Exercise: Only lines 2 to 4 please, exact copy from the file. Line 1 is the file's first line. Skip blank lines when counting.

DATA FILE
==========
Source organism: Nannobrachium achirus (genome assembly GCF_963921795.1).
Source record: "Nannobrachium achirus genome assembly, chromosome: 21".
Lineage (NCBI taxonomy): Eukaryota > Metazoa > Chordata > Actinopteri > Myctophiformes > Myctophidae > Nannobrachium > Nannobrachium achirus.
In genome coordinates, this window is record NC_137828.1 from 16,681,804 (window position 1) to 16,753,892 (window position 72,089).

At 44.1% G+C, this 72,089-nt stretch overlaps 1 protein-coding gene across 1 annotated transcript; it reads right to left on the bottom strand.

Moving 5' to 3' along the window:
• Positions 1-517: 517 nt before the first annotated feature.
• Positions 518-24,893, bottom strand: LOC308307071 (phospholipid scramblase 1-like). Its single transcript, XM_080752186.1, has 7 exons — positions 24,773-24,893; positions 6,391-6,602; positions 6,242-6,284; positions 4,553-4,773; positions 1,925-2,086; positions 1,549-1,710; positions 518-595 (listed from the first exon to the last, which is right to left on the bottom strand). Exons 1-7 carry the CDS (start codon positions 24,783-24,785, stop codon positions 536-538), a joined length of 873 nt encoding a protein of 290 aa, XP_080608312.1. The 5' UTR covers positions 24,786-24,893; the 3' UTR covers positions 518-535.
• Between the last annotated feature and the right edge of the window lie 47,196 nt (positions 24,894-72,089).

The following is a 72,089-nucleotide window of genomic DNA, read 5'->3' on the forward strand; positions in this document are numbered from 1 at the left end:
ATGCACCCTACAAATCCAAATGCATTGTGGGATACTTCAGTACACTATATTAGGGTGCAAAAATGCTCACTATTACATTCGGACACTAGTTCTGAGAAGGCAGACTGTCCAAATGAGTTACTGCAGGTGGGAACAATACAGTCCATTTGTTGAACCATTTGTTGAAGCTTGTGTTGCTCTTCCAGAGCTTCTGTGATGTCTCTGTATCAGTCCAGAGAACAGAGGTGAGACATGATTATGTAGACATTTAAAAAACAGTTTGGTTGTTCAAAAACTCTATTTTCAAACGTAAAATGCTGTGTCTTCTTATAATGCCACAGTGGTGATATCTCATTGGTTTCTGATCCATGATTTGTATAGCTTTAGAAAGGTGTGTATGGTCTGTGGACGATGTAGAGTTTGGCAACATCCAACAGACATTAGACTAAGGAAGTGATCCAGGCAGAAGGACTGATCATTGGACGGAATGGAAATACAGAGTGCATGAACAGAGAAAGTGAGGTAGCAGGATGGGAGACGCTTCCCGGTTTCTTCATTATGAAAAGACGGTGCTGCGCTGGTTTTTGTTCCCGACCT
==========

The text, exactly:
Source record: "Nannobrachium achirus genome assembly, chromosome: 21".
Lineage (NCBI taxonomy): Eukaryota > Metazoa > Chordata > Actinopteri > Myctophiformes > Myctophidae > Nannobrachium > Nannobrachium achirus.
In genome coordinates, this window is record NC_137828.1 from 16,681,804 (window position 1) to 16,753,892 (window position 72,089).